Don’t Fear Saturated Fat and Cholesterol
This weeks “Ask the Nutritionist” question comes from Sheri!
Q: For years we were told to stay away from fats, especially saturated fats and cholesterol. I really like red meat, fish and dairy though and I’ve been doing some reading and it seems that eating reasonable amounts of these fats in the diet aren’t as harmful as we were once told and may not even raise our cholesterol levels. Can you clarify?
A: Great question Sheri! There are many misconceptions about saturated fats and dietary cholesterol, it can be very confusing and I understand your concerns. These misconceptions stem from a researcher (Ancel Keys) who incorrectly found an association between high fat consumption and heart disease. We now know that the cholesterol and saturated fats we eat have little effect on our serum cholesterol levels and heart disease risk. Studies have shown it’s more likely the high consumption of sugars and man made trans-fats that lead to inflammation and heart disease.
Our bodies need fats to function optimally. Saturated fats are easily digestible, and a great source or energy. Saturated fats are necessary for the formation of cell membranes and hormones. They also help insulate our nerves and organs. Consuming adequate amounts of saturated fats helps us maintain a healthy weight by increasing satiety.
Cholesterol is a fat like substance called a sterol. We get it through the consumption of animal products, and our liver produces it for us. It is an essential component of our cell membranes, giving them just the right amount of stiffness and fluidity. Cholesterol is also a building block for important steroid hormones like cortisol, estrogen, progesterone and testosterone. In order to digest and use fat soluble vitamins (A,D,E,K) we need cholesterol.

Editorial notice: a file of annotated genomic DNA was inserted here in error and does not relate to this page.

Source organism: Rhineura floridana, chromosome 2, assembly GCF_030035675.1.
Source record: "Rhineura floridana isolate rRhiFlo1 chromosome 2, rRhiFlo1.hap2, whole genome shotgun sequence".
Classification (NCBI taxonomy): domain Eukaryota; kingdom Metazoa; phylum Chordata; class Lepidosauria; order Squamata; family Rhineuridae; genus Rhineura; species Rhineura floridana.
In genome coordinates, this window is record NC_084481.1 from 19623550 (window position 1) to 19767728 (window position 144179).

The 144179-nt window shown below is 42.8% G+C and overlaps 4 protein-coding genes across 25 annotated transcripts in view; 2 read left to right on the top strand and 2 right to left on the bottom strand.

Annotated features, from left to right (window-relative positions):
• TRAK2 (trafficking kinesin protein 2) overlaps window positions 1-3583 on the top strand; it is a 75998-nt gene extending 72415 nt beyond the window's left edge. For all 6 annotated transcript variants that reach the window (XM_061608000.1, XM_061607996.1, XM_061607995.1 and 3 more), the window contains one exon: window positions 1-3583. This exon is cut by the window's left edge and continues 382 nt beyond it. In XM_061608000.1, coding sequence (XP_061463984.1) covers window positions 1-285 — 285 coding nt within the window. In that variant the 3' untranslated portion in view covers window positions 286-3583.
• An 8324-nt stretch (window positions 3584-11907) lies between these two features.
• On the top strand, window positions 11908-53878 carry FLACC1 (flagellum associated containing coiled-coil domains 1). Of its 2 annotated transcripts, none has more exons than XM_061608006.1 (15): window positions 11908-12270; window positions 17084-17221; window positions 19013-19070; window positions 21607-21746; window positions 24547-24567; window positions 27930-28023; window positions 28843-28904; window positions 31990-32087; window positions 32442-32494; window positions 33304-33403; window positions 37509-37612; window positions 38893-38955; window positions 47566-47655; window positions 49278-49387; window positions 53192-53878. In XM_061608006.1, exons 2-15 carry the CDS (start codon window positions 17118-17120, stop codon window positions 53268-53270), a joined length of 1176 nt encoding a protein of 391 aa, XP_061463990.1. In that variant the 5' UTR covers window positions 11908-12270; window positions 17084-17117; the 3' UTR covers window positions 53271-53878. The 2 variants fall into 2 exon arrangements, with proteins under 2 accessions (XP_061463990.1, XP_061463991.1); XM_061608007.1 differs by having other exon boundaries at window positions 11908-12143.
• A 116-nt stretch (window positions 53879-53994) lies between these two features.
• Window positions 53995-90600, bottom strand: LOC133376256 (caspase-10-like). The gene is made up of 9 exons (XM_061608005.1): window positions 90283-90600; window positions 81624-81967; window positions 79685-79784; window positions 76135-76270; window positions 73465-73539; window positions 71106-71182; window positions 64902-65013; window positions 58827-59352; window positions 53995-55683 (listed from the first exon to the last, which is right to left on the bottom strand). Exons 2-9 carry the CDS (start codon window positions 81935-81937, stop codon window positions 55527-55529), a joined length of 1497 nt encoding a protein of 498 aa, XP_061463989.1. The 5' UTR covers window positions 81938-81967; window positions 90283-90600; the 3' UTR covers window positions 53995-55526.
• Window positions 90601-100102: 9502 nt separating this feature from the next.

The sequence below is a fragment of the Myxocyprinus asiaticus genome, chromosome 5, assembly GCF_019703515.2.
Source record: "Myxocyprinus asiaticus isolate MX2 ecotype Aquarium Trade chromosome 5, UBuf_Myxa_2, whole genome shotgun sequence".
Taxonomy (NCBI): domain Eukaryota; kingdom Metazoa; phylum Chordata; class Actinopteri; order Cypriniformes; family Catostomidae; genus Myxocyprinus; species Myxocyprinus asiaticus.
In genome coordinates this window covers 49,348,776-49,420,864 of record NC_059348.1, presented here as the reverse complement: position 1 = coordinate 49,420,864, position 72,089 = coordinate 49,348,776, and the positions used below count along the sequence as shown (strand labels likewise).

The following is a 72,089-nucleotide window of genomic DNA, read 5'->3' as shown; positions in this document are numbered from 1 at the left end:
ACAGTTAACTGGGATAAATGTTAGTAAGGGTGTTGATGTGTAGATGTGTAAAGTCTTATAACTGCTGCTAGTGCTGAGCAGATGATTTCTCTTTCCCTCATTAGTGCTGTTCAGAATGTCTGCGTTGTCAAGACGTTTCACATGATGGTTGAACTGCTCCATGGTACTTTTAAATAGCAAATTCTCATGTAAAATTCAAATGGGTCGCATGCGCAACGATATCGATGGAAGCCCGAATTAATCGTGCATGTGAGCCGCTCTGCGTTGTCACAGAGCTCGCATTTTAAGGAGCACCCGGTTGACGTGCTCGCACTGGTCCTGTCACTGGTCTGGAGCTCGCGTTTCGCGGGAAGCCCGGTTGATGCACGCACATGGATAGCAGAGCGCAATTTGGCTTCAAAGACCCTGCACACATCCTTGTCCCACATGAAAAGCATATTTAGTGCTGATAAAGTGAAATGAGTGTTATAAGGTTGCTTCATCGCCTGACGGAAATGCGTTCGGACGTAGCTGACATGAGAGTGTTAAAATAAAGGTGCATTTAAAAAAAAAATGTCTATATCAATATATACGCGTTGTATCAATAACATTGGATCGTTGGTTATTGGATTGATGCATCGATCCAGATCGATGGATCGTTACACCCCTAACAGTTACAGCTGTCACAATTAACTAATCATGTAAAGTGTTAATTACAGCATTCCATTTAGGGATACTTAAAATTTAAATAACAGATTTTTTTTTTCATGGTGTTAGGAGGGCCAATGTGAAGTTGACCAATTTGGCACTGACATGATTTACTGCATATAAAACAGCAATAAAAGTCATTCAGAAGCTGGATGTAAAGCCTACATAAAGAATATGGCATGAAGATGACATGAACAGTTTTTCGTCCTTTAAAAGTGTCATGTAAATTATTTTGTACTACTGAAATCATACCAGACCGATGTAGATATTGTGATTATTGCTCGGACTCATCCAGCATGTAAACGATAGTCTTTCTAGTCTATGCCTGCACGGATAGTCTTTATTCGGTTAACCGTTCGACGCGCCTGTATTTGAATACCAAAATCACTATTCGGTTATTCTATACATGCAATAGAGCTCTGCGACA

Incorporating healthy sources of saturated fats and cholesterol into your diet is easy. Pasture raised organic eggs are a delicious breakfast option, and you want to be sure to eat the yolks as that is where the healthy fats as well as vitamins and minerals are located. Using organic butter from grass fed cows on your steamed veggies and sautéed greens will help with satiety and vitamin absorption. If you enjoy coconut you could try using coconut oil in baking. If you usually eat skinless chicken you may wish to try chicken with the skin on. You don’t have to do all of these things though, pick which options sound the best to you and that you think you may enjoy the most.
Fallon, E. (2001). Nourishing Traditions (2nd ed.). Brandywine, MD: NewTrends.
Fernandez M. L. (2012). Rethinking dietary cholesterol. Current opinion in clinical nutrition and metabolic care, 15(2), 117–121. https://doi.org/10.1097/MCO.0b013e32834d2259